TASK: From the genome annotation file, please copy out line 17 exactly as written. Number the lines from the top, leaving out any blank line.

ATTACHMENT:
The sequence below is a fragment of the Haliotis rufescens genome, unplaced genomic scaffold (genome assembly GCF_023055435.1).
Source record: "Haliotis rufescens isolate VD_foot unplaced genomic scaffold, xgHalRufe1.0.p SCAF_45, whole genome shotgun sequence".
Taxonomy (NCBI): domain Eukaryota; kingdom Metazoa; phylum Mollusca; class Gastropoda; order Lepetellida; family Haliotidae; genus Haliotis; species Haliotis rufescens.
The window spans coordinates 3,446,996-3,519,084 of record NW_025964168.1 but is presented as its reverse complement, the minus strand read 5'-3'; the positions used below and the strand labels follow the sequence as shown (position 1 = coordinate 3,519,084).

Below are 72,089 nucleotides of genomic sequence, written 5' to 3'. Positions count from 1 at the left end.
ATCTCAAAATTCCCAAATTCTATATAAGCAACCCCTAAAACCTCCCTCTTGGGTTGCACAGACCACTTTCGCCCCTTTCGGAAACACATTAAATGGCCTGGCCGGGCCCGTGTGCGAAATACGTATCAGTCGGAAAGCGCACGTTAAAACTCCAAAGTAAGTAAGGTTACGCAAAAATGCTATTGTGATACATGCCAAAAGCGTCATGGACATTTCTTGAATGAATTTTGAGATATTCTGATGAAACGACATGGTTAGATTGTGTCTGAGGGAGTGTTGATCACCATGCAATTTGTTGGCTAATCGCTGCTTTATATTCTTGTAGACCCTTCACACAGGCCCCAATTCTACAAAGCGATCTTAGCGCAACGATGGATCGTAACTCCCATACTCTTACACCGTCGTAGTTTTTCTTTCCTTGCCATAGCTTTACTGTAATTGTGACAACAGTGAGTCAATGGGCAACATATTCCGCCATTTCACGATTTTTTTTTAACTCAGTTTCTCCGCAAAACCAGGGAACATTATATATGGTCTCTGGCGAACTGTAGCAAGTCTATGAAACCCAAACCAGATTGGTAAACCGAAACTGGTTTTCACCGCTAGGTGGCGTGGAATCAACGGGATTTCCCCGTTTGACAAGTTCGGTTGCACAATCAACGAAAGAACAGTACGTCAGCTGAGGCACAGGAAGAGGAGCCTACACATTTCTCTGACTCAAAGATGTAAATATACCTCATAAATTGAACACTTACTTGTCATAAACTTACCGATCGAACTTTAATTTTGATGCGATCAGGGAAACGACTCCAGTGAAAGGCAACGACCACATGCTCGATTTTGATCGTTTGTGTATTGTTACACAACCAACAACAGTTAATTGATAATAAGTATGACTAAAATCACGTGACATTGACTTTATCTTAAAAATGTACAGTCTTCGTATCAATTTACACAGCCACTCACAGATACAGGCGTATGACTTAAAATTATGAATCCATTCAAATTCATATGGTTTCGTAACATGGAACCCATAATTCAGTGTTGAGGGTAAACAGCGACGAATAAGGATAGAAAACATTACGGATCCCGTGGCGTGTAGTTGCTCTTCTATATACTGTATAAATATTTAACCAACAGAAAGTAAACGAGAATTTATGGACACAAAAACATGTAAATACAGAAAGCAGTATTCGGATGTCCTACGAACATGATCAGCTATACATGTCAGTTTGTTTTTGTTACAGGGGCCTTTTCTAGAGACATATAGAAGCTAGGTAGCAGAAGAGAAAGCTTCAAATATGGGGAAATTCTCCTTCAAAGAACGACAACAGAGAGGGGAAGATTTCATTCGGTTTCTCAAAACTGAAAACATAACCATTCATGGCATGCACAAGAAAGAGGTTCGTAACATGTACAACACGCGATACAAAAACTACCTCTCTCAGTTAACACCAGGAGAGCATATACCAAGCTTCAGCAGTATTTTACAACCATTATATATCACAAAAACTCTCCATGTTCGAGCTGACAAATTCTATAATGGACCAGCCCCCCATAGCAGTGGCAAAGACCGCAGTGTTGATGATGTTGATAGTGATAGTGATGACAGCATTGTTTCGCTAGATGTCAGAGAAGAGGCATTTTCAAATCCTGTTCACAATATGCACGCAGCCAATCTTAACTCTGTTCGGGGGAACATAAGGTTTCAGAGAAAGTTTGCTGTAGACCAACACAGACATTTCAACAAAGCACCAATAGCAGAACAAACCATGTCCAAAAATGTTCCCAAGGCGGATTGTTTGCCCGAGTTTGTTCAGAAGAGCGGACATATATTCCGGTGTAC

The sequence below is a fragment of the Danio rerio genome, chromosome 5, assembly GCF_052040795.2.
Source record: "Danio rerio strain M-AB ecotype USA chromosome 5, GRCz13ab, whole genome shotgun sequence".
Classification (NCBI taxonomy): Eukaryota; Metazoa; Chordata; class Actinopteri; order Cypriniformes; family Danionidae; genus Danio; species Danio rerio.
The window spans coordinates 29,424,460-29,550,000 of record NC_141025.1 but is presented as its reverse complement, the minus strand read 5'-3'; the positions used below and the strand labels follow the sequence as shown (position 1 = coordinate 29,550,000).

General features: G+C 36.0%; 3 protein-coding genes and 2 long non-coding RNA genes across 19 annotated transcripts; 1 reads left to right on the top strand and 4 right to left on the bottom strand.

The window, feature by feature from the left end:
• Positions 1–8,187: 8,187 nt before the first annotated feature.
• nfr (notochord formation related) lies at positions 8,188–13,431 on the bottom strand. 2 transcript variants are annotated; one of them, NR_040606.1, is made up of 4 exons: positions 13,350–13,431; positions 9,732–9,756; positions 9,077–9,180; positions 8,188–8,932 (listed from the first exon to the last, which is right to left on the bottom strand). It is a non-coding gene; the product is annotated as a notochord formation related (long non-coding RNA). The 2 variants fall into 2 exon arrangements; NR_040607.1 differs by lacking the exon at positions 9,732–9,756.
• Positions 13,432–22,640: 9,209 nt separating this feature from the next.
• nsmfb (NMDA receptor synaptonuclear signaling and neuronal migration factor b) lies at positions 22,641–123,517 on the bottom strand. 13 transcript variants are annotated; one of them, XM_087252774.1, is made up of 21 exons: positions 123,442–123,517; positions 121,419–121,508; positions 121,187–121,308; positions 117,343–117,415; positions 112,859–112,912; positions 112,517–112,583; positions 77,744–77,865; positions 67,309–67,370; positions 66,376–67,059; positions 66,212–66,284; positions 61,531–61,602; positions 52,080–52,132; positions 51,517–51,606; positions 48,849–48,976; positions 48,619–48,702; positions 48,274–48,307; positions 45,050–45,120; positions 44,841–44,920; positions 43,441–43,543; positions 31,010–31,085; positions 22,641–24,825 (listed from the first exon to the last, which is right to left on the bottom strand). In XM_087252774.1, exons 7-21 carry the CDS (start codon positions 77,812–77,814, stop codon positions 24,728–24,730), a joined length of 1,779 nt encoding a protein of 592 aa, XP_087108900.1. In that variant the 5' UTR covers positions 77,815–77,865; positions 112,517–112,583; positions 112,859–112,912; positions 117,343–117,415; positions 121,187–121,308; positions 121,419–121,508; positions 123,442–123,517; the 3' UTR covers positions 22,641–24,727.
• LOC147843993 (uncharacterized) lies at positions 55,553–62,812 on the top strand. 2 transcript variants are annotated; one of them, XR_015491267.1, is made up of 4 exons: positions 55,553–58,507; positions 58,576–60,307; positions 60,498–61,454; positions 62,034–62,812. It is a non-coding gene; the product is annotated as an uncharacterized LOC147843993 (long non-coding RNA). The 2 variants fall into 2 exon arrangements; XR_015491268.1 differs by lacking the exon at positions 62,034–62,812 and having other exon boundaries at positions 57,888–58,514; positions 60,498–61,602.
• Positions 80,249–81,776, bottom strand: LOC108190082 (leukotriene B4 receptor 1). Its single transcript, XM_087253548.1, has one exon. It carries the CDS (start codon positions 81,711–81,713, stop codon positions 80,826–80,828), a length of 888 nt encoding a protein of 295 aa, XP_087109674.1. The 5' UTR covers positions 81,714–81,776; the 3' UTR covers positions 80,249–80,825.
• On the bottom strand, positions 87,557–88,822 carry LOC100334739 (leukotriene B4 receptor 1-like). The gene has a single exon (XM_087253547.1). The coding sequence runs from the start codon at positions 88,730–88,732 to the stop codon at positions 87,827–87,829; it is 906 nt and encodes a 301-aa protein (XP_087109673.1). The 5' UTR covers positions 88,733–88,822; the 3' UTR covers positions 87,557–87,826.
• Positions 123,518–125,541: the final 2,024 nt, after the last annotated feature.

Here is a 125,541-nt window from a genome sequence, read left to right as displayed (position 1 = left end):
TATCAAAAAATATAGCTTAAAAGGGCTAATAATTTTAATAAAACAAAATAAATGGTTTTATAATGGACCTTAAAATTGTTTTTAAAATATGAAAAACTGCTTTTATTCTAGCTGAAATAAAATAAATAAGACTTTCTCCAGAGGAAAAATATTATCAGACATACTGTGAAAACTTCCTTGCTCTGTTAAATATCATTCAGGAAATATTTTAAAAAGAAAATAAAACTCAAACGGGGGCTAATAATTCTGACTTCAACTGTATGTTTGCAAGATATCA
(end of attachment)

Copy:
• LOC147843993 (uncharacterized) lies at positions 55,553–62,812 on the top strand. 2 transcript variants are annotated; one of them, XR_015491267.1, is made up of 4 exons: positions 55,553–58,507; positions 58,576–60,307; positions 60,498–61,454; positions 62,034–62,812. It is a non-coding gene; the product is annotated as an uncharacterized LOC147843993 (long non-coding RNA). The 2 variants fall into 2 exon arrangements; XR_015491268.1 differs by lacking the exon at positions 62,034–62,812 and having other exon boundaries at positions 57,888–58,514; positions 60,498–61,602.